Have you ever wondered what the difference is between a cash bond and a surety bond? Maybe you run a small business and have been asked to get a bond to bid on a project. Or perhaps you have a friend who needs help posting bail and you’re exploring options. Bonds can be confusing, but understanding the basics goes a long way.
In this comprehensive guide, we’ll break down the key differences between cash and surety bonds in simple, relatable terms. You’ll learn how each type of bond works, their pros and cons, and when to use one versus the other. Whether you’re looking to grow your business or help out a friend in need, you’ll be a bonding expert by the end of this!
What is a Surety Bond?
Let’s start with the basics – what even is a surety bond?
A surety bond is essentially an agreement between three parties:
- The principal – This is the person or business who needs the bond. For example, a construction company bidding on a large project.
- The surety company – This is the entity that issues the bond. It’s usually an insurance company or bank.
- The obligee – The project owner or person requiring the bond. For a construction bond, this would be the client.
Here’s how it works: The principal pays a premium to the surety company. In exchange, the surety company guarantees payment or performance to the obligee if the principal fails to deliver.
For example, Bob’s Construction Company needs to bid on building a new school. The school district (obligee) requires a surety bond to ensure Bob’s Construction will complete the project on time and on budget. Bob goes to Surety Pros Inc. (surety company) and pays them a 2% premium. Surety Pros issues a $1 million surety bond to guarantee Bob’s Construction’s work. If Bob fails to finish the school, Surety Pros pays the school district $1 million to cover damages.
The main benefit of a surety bond is that the principal only has to pay a small premium, not the full value. The risk is shared by the surety company. Surety bonds facilitate commerce by allowing principals to take on projects and obligations they otherwise couldn’t.
Types of Surety Bonds
There are a few main types of surety bonds:
- Bid bond – Guarantees the principal will enter into a contract if their bid is accepted. Prevents bid shopping.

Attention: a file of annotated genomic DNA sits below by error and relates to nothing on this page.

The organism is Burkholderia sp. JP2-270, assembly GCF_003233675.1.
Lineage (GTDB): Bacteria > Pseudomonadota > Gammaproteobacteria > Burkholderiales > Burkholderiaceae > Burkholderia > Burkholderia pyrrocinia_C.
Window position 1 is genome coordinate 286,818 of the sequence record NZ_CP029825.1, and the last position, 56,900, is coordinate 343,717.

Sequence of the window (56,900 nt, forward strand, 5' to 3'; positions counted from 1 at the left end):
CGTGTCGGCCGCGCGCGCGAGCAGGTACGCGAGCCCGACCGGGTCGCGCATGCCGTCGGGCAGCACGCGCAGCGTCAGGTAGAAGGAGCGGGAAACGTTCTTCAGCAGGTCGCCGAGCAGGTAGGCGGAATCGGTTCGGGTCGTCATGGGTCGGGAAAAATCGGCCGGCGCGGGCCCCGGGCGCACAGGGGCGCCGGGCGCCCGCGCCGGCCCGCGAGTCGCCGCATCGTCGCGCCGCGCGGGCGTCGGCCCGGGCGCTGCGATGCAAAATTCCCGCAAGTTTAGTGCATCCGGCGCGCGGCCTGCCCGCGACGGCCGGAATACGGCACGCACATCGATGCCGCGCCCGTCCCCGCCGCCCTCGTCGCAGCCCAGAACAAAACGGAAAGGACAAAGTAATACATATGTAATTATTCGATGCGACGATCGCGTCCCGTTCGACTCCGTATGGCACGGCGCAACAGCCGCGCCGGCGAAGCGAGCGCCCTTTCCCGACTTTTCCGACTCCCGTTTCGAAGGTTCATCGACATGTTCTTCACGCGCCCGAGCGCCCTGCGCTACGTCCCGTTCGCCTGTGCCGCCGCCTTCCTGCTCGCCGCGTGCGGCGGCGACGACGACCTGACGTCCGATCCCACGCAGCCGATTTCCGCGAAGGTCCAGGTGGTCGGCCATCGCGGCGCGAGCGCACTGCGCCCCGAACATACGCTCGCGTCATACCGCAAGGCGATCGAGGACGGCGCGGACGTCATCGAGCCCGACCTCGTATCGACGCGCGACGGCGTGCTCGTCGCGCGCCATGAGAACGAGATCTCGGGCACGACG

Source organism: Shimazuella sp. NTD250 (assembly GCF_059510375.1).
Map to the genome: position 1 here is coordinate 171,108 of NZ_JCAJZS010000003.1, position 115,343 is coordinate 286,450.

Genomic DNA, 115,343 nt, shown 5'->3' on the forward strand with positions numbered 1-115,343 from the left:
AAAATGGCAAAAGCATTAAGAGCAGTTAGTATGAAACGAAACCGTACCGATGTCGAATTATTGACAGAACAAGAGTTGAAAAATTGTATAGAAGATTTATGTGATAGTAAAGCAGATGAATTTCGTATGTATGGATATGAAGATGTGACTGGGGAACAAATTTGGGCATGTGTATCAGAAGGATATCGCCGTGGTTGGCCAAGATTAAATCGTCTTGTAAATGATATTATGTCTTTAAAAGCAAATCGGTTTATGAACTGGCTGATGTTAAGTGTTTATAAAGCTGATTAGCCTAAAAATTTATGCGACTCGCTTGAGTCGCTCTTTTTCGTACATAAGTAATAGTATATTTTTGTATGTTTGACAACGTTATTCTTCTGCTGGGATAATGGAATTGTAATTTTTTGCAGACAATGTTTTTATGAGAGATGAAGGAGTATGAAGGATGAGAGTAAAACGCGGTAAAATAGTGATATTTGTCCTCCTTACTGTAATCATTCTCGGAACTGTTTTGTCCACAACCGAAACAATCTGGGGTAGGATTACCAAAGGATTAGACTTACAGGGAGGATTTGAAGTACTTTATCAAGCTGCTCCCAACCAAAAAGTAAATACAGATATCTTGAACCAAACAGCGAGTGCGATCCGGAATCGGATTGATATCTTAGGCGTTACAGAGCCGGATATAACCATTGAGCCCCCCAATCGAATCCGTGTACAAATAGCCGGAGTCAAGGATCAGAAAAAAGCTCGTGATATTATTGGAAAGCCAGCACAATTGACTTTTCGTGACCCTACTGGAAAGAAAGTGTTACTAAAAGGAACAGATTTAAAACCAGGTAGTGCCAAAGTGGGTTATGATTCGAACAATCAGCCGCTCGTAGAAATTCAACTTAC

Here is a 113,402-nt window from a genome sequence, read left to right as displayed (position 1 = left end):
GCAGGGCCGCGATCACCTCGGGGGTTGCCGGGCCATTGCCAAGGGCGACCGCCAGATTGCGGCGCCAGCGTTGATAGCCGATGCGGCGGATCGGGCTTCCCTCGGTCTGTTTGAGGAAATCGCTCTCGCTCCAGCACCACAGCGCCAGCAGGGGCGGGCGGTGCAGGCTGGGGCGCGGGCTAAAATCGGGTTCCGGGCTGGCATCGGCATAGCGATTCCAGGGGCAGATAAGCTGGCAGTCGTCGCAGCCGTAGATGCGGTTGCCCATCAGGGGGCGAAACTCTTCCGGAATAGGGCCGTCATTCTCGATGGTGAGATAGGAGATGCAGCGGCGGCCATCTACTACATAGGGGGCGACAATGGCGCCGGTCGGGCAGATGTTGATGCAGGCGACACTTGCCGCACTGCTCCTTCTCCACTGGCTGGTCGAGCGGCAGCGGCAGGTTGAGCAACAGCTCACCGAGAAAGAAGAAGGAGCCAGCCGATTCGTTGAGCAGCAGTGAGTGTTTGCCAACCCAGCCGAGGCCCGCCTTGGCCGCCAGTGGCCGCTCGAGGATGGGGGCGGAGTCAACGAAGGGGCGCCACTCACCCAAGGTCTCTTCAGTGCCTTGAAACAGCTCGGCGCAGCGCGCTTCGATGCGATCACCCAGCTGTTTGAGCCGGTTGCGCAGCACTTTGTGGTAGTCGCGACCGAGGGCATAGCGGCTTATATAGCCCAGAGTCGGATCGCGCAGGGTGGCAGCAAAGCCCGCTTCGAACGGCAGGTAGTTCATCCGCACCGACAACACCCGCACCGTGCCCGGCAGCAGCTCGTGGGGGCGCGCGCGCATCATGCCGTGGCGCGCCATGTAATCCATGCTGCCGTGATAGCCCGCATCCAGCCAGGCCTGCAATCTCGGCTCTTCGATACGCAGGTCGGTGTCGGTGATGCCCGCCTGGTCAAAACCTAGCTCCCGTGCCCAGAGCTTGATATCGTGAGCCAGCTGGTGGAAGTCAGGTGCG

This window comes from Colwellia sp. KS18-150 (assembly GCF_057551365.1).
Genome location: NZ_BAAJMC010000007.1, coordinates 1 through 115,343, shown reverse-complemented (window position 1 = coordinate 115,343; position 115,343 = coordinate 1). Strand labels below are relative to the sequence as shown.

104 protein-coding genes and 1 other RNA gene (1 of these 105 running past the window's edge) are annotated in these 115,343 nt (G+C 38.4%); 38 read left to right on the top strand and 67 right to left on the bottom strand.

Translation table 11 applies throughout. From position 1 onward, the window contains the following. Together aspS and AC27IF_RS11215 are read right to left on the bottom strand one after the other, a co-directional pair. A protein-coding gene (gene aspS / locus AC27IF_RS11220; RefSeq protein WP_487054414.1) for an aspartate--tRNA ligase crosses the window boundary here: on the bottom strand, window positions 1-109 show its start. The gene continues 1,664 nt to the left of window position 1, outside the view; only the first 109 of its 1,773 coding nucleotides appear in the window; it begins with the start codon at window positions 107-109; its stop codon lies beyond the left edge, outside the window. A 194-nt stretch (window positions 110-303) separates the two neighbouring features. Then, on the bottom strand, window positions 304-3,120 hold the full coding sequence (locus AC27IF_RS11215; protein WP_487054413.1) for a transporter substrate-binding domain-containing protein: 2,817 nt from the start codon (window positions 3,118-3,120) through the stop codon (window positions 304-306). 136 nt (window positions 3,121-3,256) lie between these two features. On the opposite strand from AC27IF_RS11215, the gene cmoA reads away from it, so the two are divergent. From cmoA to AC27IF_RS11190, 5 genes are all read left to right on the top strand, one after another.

- Performance bond – Guarantees the principal will complete the contract. Provides financial assurance.
- Payment bond – Guarantees subcontractors and suppliers will be paid. Averts liens on the project.
- License & permit bond – Guarantees compliance with license requirements. Allows work before permit approval.
- Court bond – Guarantees obligations like court appearances or money judgements. Allows defendants to avoid jail before trial.
Surety bonds are commonly used in the construction industry, but also apply to other fields like business services, energy, transportation, and more. Almost any major contract will require bonding.
What is a Cash Bond?
Now that you know what a surety bond is, let’s contrast it with a cash bond.
A cash bond is precisely what it sounds like – the principal posts the full bond amount upfront in cash to guarantee payment or performance. The obligee essentially holds this cash deposit during the period of the contract. If the principal fulfills their obligations, the cash is returned. If they default, the obligee keeps the money.
For example, Juan wants to receive an exotic pet license from his county’s Animal Control Department (obligee). They require a $5,000 cash bond which Juan pays upfront. If Juan complies with all regulations and care standards for the pet, Animal Control returns the $5,000 after a year. But if he violates the rules, they keep the cash as compensation.
Cash bonds put all the risk on the principal. There are no other parties involved. The benefit is avoiding surety fees, but the principal loses investment income and liquidity from posting the cash.
Key Differences Between Surety and Cash Bonds
Now that you understand the basics of each bond type, let’s highlight some of the main differences:
- Parties involved – Surety bonds involve the principal, obligee, and a surety company. Cash bonds are just between principal and obligee.
- Upfront payment – The principal only pays a small premium for a surety bond, not the full amount. A cash bond requires paying the full bond value upfront.
- Risk – With a surety bond, the risk is spread between three parties. The principal takes on all the risk with a cash bond.
- Industry prevalence – Surety bonds are standard for large construction contracts. Cash bonds occasionally apply for smaller projects under $100,000.
- Collateral – Surety bonds may require the principal to put up collateral. The cash acts as collateral for a cash bond.
- Fees – Surety bonds require paying a bond premium to the surety company. Cash bonds don’t have fees, but have the opportunity cost of losing investment income.